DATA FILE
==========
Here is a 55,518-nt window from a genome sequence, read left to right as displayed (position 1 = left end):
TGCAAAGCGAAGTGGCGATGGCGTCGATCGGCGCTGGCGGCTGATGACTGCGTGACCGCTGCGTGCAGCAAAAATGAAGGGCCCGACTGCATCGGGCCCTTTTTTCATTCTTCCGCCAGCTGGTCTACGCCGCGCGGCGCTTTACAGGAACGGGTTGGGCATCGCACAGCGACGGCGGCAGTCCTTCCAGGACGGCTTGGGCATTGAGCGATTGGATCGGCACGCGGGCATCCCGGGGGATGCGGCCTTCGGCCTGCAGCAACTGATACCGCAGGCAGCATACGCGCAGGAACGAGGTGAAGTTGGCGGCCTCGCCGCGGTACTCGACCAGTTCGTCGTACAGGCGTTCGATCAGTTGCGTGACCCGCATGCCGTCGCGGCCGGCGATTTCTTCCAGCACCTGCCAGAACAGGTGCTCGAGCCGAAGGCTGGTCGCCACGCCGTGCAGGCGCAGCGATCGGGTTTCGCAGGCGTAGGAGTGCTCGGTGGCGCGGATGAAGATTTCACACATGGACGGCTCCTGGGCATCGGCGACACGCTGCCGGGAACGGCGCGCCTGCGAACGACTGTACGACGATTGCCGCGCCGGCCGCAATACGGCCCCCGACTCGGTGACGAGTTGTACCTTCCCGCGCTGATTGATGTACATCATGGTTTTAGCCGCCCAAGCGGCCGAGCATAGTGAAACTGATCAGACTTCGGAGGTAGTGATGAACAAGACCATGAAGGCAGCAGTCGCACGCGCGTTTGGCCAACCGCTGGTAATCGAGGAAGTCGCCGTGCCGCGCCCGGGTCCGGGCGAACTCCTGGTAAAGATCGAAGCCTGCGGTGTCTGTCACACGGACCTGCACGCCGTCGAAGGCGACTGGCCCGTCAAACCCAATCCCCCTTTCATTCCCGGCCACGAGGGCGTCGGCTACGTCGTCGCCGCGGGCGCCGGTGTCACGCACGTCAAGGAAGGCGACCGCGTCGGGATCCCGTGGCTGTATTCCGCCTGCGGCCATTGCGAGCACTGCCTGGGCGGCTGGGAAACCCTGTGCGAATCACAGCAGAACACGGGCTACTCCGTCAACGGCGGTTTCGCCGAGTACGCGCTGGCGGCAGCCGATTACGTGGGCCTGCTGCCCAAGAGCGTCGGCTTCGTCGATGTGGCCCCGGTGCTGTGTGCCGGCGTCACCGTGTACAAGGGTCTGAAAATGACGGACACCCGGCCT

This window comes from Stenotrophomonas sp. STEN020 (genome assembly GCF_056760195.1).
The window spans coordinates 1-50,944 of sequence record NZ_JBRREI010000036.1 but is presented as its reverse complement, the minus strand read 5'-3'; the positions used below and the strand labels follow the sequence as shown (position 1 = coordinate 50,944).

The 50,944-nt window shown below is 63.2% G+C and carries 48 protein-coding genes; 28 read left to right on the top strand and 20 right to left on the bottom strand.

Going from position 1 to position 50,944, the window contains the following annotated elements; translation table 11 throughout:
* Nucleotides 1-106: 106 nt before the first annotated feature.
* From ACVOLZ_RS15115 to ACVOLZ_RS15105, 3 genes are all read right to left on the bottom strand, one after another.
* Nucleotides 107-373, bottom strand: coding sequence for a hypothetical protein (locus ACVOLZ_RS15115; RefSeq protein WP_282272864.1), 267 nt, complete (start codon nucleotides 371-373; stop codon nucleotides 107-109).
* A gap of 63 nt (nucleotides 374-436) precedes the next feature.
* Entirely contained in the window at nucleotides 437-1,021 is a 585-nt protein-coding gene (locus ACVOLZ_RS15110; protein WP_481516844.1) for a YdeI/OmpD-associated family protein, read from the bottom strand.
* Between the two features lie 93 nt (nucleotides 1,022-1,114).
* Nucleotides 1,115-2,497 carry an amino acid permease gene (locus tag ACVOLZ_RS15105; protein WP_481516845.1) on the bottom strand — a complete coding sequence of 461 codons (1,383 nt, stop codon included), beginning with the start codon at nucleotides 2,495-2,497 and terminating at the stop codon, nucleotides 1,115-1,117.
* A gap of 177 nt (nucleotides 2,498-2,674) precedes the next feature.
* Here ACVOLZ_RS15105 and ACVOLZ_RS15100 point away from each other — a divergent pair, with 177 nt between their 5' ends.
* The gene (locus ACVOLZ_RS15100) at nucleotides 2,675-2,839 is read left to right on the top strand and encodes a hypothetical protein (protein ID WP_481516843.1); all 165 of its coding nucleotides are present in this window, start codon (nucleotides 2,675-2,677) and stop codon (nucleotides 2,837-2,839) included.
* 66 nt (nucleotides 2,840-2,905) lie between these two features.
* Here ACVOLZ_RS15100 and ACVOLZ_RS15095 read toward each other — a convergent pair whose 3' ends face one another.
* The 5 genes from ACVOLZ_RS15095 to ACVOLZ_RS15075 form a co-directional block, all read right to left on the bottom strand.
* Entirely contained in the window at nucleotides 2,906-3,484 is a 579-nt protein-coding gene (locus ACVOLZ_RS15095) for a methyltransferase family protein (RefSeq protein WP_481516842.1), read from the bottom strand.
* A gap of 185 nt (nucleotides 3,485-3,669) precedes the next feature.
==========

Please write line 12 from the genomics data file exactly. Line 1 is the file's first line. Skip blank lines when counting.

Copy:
* Between the two features lie 93 nt (nucleotides 1,022-1,114).